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A Conversation With

steadman

Lock Up Your Daughters: An Interview With Ralph Steadman

• March 18, 2014 • 10:00 AM

Fear and Loathing in Las Vegas. (Photo: Ralph Steadman)

A conversation about Picasso, Sigmund Freud, farm animals, and Hunter S. Thompson.

Ralph Steadman is watching Columbo when I call him at his home in Kent. It’s a Thursday in early March, and Robert Vaughn is today’s villain, but Steadman is more concerned with defending his honor.

“I’m not idle,” Steadman tells me as he clicks off the telly. “This is really me studying. Columbo, you see, helps me locate facts and unknown things. Quietly, he always reminds you what to look for.”

Steadman has just canceled his trip to Austin, Texas, where he’d been slated to promote For No Good Reason, director Charlie Paul’s new documentary about the artist. There are a number of explanations, but the simplest is probably that Kent is hardly adjacent to Texas, and Ralph is old enough to do what Ralph wants. Paul is there as well, enjoying tea and Columbo.

“We were just asking one another,” Paul steps in, “has anyone ever seen Columbo’s wife?”

“There’s a whole show dedicated to her,” I tell them, and it’s hard not to smile here, because their question is so common-sense, so natural and innocent, and yet so pertinent to Steadman’s legacy in the art world.

Steadman has his own show, too, but you probably know him best as the invisible artist behind the slashing, expressionist aesthetic of Gonzo. Hunter Thompson was Columbo; Steadman is Mrs. Columbo, ever-present even as no one knows what he looks like. He’s just the diffident Brit in the shadows, slashing about with his fountain pen until he cuts through to the nasty, brutish heart of the matter.

Paul has been a recurring character at the house of Steadman for the past 12 years and more, ever since he first knocked on Ralph’s door and said, “let’s make a film.” The resulting documentary is a pleasant corrective to popular notions that cast Steadman as a sidekick. Without pressing too hard, the film makes a strong and charming case that Steadman isn’t anyone’s “illustrator”—rather, he’s an artist of great invention and resource, an original.

“Oh yes. Picasso convinced me that the thing I can do is simply start a drawing, and it will come out the end somehow, and I don’t know how it’s gonna come out, but that’s the fascination. That’s what makes it a worthwhile pursuit.”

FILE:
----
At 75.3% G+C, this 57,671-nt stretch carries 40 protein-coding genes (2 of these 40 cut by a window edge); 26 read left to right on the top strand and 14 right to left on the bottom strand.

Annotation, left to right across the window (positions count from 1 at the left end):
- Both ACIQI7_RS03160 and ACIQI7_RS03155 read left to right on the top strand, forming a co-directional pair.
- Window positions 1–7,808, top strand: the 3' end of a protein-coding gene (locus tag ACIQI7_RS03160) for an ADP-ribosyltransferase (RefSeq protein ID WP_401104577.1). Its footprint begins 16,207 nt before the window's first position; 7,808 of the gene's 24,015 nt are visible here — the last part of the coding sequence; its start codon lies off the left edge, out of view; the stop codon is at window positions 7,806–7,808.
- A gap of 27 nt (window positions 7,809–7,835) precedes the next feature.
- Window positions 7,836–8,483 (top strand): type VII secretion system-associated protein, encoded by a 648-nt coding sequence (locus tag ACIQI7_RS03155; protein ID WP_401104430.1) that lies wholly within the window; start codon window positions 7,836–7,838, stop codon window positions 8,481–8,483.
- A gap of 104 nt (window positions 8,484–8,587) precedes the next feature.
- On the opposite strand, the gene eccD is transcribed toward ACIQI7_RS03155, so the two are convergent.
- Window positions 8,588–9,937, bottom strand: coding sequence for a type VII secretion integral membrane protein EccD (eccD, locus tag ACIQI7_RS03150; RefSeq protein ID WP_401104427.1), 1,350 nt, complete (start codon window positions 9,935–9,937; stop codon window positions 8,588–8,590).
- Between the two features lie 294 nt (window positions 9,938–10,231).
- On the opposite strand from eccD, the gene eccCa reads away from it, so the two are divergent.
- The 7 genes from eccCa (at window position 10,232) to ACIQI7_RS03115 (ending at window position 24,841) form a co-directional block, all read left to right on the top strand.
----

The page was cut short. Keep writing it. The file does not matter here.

The most persuasive element of this case, oddly, is Steadman’s collection of corrosive humors: a tendency to take the piss out of all parties in the room, himself included. Steadman, it turns out, has no complaints about being Quentin Blake to Hunter’s Roald Dahl. He will happily hold forth on Rembrandt (“the most enigmatic and inquiring artist who ever lived, with the most undecorative idea: watching yourself grow old, and giving us an animation of his aging in beautiful paintings”); his fixation on the human ruins of Skid Row (“a museum of misery and deprivation”); and the importance of maniacal humor in his early work (“There was an arrogance missing, a wildness missing, a rawness missing. It lacked that bite, you know, that real, ferocious bite, that thing that would make it noticeable”). Still, he becomes most animated when conversation bends toward Thompson.

A raconteur in the orotund tradition of the Welsh, especially after a bit of booze, Steadman would rather chat about his friends than about his “solo projects,” which include art for Alice in Wonderland and for Sigmund Freud’s diaries.

We had a fun morning.

So—what does the film get right about you?

STEADMAN: I thought it was all wrong, actually; the whole film from beginning to end was completely wrong. You could probably sue them for all the mistakes they made. But it seems to me that it was a hell of a thing to take on, Charlie just persisted—he showed up one day, then a fortnight would go by or a summer holiday, but over a period of 12 years or so he kept coming back here. A far better way than saying, “Well, we want to make this over three months,” and it’s done. It captures a pretty good impression of a person’s working life. And he captures the whole process: learning to draw, wanting to change the world. And look! The world has changed. It is worse than when I started.

Charlie was just telling me something about an important sheep.

STEADMAN: Well I had one, it was a mutant sheep, but a local farmer was taking it to slaughter. I adopted her, named her Zeno, or him perhaps—does it really matter? It’s a sheep, after all. I came up with the name “Zeno” because the left pupil of her eye was square. I used to look at Zeno in the eye, and I would gain wisdom. I would go to her in the morning for wisdom, for a philosophic message of what to do with the day. Even wrote a song:

Zeno, you are a sheep of certain wisdom
What I need to know you can provide.
Whether it’s the answer to a problem,
Or a fear that troubles you inside
Zeno, oh Zeno, please listen to me,
Ze-no, oh Ze-no, you’re so wooll-ee!

Beautiful.

PAUL: I’m tearing up. This is our next film.

But there are lots of animals here. Charlie, that beautiful black dog that Ralph paints—she is yours, right?

PAUL: That’s Beanie, a Border collie—she’s my dog, comes down the weekend with me. And she was very much part of the film-making process throughout, like a very important piece of furniture.

Ralph, your early drawings are more straight-figurative, no real chaos necessarily; when did you start spraying the ink about? Was there a happy accident that started it all?

STEADMAN: Well, actually, yes. In this case it was indeed my own clumsiness. Naturally clumsy, spilled ink out of a bottle, and that’s how it starts. Rather a revelation: “Hey, I like that.” How do you do blots? You do blots by doing blots.

This was when you worked at Woolworth’s?

STEADMAN: Actually when I was an aircraft engineer, and I didn’t like factory life, so I would draw when I wasn’t supposed to. At same time, I was going through Wrexham Technical College, where I had to learn engineering and drawing, and that’s where the straight lines and the circles come from. That’s where I started doing little drawings in the side of my engineering drawings. Doing what I should’nt’ve been doing. If I hadn’t been messing about at work, you wouldn’t be talking to me today.

PAUL: I’ve worked with Ralph for 15 years and I’ve never heard that story.